U.S. Pat. No. 1,638,040 (1926), French patent 1.166.849 (1958) and U.S. Pat. No. 3,215,469 (1965) all show accessories with cantilevered footrests. These are unstable for climbing and standing, depending only on the weight of the device itself to counterbalance a tendency to tilt forward if the child should attempt to use the cantilevered footrest for a step. And U.S. Pat. No. 3,588,927 (1968) also does not disclose any adequate step means.

All the portable toilet seat units heretofore known suffer from a number of disadvantages:

(a) If supported completely or partially by the toilet fixture itself, they tend to be shaky and to feel unstable.

(b) If they are the chamber pot type, they require manual emptying of waste.

(c) They are complicated to apply and remove, involving manipulation of fasteners and adjusting devices.

(d) Due to their complex shape and configuration they are difficult to clean.

(e) Due to their complexity they require varying degrees of assembly by the consumer.

(f) Multiple moving and adjustable parts can be unsafe for children, causing pinched fingers, etc.

(g) If supported independently over a toilet, they have failed to provide step means with stability when the child first climbs onto them.

OBJECTS AND ADVANTAGES

Accordingly, several objects and advantages of the present invention are:

(a) To provide a firm, stable, non-shifting toilet seat unit upon which a child may climb, move, and sit with confidence.

(b) To provide the convenience of having the waste discharged directly into the toilet.

(c) To provide a simple unit which a child may apply and remove easily.

(d) To provide a smooth continuous surface which facilitates cleaning.

(e) To provide a completely pre-assembled unit.

(f) To provide a unit of one-piece construction for maximum safety.

Further objects and advantages are to provide a unit which can be used and re-used easily and conveniently by a child or an adult, which has an attractive appearance, and which enhances toilet training by increasing the child's confidence, and which indirectly benefits the environment by reducing the demand for disposable plastic diapers. Still further objects and advantages will become apparent from a consideration of the ensuing description and drawings.

DRAWING FIGURES

FIG. 1 shows the portable toilet seat unit, the embodiment of this invention.

FIG. 2 shows the placement of the unit of FIG. 1 in relation to a conventional flushing toilet, when the unit is in position to be used.

REFERENCE NUMERALS IN DRAWINGS

4: side slabs

6: front slab

8: step

10: continuous base

12: seat

14: opening

16: backrest

18: portable toilet seat unit

20: bowl of toilet

22: toilet

DESCRIPTION--FIG. 1

A typical embodiment of the portable toilet seat unit of the present invention is illustrated in FIG. 1.

Two parallel slabs (4) are placed vertically, and joined in front by an inverted L-shaped slab (6) which forms a step (8) and a continuous base (10), and above by a contoured seat (12) having a central opening (14) and a semi-annular back rest (16).

In the preferred embodiment, the unit is constructed of a rigid low-density to medium-density plastic material, hollow molded in one piece by the rotational molding method.

OPERATION--FIG. 2

The manner of using the portable toilet seat unit (18) is as follows:

One simply lifts it up and places it into position, or pushes it into position, over the bowl (20) of the conventional toilet.

The continuous base (10) rests directly on the floor on both sides and in front of the toilet fixture, and provides a wide, firm, stabilizing base that completely supports the weight of the unit and that of a human supported by the unit, and no weight rests on the toilet while at the same time providing a stabilized step.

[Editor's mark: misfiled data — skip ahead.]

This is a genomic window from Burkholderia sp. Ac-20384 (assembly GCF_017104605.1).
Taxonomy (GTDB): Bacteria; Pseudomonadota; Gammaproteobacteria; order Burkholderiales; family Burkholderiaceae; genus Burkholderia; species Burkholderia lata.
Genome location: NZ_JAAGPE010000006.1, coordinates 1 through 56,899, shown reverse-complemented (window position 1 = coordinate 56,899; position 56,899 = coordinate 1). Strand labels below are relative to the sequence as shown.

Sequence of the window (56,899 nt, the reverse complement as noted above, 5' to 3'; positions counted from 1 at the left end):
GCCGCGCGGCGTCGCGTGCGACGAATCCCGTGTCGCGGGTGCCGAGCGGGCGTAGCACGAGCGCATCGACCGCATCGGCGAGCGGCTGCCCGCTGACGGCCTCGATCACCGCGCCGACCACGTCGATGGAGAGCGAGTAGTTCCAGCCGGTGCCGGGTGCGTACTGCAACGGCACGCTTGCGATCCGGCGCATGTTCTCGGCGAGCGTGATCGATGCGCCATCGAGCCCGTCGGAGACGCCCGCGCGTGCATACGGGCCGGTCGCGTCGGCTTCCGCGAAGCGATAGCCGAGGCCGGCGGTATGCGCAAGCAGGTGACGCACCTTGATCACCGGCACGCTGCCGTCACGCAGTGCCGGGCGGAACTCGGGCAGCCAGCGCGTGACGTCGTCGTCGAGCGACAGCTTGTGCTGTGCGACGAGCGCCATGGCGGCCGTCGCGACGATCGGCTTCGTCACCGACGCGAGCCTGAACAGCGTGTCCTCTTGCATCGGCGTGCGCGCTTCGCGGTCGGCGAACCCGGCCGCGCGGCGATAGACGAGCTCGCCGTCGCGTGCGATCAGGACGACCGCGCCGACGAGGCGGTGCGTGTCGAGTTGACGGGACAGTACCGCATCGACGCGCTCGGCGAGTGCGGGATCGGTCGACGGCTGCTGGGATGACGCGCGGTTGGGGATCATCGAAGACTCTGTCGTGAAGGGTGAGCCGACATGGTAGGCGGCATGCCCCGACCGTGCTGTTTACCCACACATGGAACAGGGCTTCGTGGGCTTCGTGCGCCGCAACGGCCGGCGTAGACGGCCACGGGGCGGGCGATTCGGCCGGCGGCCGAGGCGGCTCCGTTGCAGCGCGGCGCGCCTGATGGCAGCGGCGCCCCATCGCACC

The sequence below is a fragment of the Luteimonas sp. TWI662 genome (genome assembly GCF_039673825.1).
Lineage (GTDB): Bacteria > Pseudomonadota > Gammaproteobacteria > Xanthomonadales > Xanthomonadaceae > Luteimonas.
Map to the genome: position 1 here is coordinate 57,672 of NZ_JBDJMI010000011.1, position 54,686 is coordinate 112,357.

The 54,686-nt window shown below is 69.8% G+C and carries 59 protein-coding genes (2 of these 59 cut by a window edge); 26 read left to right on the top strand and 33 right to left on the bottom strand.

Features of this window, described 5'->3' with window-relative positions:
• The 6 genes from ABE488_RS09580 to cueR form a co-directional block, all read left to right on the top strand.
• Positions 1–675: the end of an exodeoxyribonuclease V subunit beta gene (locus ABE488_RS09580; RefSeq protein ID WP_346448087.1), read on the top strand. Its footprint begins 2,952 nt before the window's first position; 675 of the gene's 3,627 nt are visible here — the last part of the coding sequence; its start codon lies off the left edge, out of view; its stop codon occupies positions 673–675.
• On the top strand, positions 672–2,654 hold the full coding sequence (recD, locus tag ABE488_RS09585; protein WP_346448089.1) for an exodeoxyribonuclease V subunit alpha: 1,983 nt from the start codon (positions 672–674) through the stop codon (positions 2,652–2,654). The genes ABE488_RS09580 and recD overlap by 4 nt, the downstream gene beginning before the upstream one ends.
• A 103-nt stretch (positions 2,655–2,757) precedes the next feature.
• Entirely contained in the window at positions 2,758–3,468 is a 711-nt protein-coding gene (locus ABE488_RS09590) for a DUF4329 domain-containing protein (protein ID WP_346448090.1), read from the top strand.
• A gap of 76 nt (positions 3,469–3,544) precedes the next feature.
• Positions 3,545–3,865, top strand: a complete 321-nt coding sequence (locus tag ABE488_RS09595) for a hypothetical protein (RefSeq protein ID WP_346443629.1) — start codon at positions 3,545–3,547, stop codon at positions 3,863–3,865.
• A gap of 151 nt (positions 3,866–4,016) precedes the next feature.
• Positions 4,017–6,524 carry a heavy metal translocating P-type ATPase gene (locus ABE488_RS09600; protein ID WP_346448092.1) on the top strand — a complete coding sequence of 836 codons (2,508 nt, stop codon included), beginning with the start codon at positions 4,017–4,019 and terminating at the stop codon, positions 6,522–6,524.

SUMMARY, RAMIFICATIONS, AND SCOPE

Accordingly, the reader will see that by making the seat independently supported instead of having it rest on the toilet, the portable toilet seat unit of this invention facilitates toilet training of children by providing the stability needed to give confidence to the child, and also by being simple to apply and to remove. And by enhancement of toilet training generally, it benefits the environment by reducing the amount of solid waste due to plastic disposable diapers. In addition, the unit has the convenience of being located over the toilet itself, so that no manual emptying of waste is necessary. Furthermore, the portable toilet seat unit has the additional advantages in that

it provides a unit which is pre-assembled for the consumer;

it provides a unit which is easy to clean;

it provides a unit which permits random movement of the child without transmitting lateral forces to the toilet, thereby preventing stress at the base of the fixture which could tend to loosen it; and

it provides a unit which is safe, by having no moving, adjustable or breakable parts.

Although the description above contains many specificities, these should not be construed as limiting the scope of the invention but as merely providing illustrations of some of the presently preferred embodiments of this invention. For example, the unit can also be applied to use by adults who have special needs, such as handicapped people, hospital patients, etc.

Thus the scope of the invention should be determined by the appended claims and their legal equivalents, rather than by the examples given.

Patent Citations
Cited PatentFiling datePublication dateApplicantTitle
US1004458 *Dec 9, 1910Sep 26, 1911Albert L MortonSeat.
US1638040 *Nov 12, 1926Aug 9, 1927Killen George BInvalids toilet chair
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FR1166849A * Title not available
Referenced by
Citing PatentFiling datePublication dateApplicantTitle
US5581824 *Mar 20, 1996Dec 10, 1996Crook, Sr.; Oliver K.Toilet bowl safety cover
US6175968Jan 3, 2000Jan 23, 2001Joyce M. SchneiderTransportable and foldable toilet seat attachment device
US6385782Oct 16, 2000May 14, 2002The Pathfinder GroupTransportable and foldable toilet seat attachment device
WO1995016082A1 *Dec 7, 1994Jun 15, 1995Rune Fink IsaksenA toilet furniture
Classifications
U.S. Classification4/254, 4/239
International ClassificationA47K13/06
Cooperative ClassificationA47K13/06
European ClassificationA47K13/06
Legal Events
DateCodeEventDescription
Jan 11, 2000FPExpired due to failure to pay maintenance fee
Effective date: 19991029
Oct 31, 1999LAPSLapse for failure to pay maintenance fees
May 25, 1999REMIMaintenance fee reminder mailed
Jul 10, 1995SULPSurcharge for late payment
Jul 10, 1995FPAYFee payment
Year of fee payment: 4
Jun 6, 1995REMIMaintenance fee reminder mailed